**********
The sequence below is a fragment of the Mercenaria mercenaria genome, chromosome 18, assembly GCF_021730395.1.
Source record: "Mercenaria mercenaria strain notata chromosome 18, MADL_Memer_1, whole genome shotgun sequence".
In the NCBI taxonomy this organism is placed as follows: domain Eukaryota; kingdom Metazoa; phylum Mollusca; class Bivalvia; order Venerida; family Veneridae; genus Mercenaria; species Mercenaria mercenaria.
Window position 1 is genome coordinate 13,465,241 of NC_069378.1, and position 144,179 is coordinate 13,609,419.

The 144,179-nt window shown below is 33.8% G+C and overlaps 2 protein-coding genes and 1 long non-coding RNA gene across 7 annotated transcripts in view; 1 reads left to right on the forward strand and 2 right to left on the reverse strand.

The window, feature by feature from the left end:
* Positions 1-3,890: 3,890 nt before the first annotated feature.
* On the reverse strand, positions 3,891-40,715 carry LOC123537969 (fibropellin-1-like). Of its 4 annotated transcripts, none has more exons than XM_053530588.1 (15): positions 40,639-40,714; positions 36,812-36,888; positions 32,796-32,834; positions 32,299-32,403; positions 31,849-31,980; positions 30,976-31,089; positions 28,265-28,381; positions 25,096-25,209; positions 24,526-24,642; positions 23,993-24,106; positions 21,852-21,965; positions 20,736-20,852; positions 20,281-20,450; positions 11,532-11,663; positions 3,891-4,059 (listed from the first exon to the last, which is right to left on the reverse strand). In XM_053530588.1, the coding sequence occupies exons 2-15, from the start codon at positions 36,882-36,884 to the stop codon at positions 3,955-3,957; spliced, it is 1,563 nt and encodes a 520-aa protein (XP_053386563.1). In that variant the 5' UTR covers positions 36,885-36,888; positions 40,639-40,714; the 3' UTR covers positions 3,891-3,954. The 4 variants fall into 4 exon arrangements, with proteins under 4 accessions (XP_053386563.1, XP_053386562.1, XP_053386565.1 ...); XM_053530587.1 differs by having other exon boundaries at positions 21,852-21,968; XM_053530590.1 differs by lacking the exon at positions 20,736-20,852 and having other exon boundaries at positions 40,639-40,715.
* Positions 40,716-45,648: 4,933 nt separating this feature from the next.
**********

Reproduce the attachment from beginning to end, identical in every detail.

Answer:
The sequence below is a fragment of the Mercenaria mercenaria genome, chromosome 18, assembly GCF_021730395.1.
Source record: "Mercenaria mercenaria strain notata chromosome 18, MADL_Memer_1, whole genome shotgun sequence".
In the NCBI taxonomy this organism is placed as follows: domain Eukaryota; kingdom Metazoa; phylum Mollusca; class Bivalvia; order Venerida; family Veneridae; genus Mercenaria; species Mercenaria mercenaria.
Window position 1 is genome coordinate 13,465,241 of NC_069378.1, and position 144,179 is coordinate 13,609,419.

The 144,179-nt window shown below is 33.8% G+C and overlaps 2 protein-coding genes and 1 long non-coding RNA gene across 7 annotated transcripts in view; 1 reads left to right on the forward strand and 2 right to left on the reverse strand.

The window, feature by feature from the left end:
* Positions 1-3,890: 3,890 nt before the first annotated feature.
* On the reverse strand, positions 3,891-40,715 carry LOC123537969 (fibropellin-1-like). Of its 4 annotated transcripts, none has more exons than XM_053530588.1 (15): positions 40,639-40,714; positions 36,812-36,888; positions 32,796-32,834; positions 32,299-32,403; positions 31,849-31,980; positions 30,976-31,089; positions 28,265-28,381; positions 25,096-25,209; positions 24,526-24,642; positions 23,993-24,106; positions 21,852-21,965; positions 20,736-20,852; positions 20,281-20,450; positions 11,532-11,663; positions 3,891-4,059 (listed from the first exon to the last, which is right to left on the reverse strand). In XM_053530588.1, the coding sequence occupies exons 2-15, from the start codon at positions 36,882-36,884 to the stop codon at positions 3,955-3,957; spliced, it is 1,563 nt and encodes a 520-aa protein (XP_053386563.1). In that variant the 5' UTR covers positions 36,885-36,888; positions 40,639-40,714; the 3' UTR covers positions 3,891-3,954. The 4 variants fall into 4 exon arrangements, with proteins under 4 accessions (XP_053386563.1, XP_053386562.1, XP_053386565.1 ...); XM_053530587.1 differs by having other exon boundaries at positions 21,852-21,968; XM_053530590.1 differs by lacking the exon at positions 20,736-20,852 and having other exon boundaries at positions 40,639-40,715.
* Positions 40,716-45,648: 4,933 nt separating this feature from the next.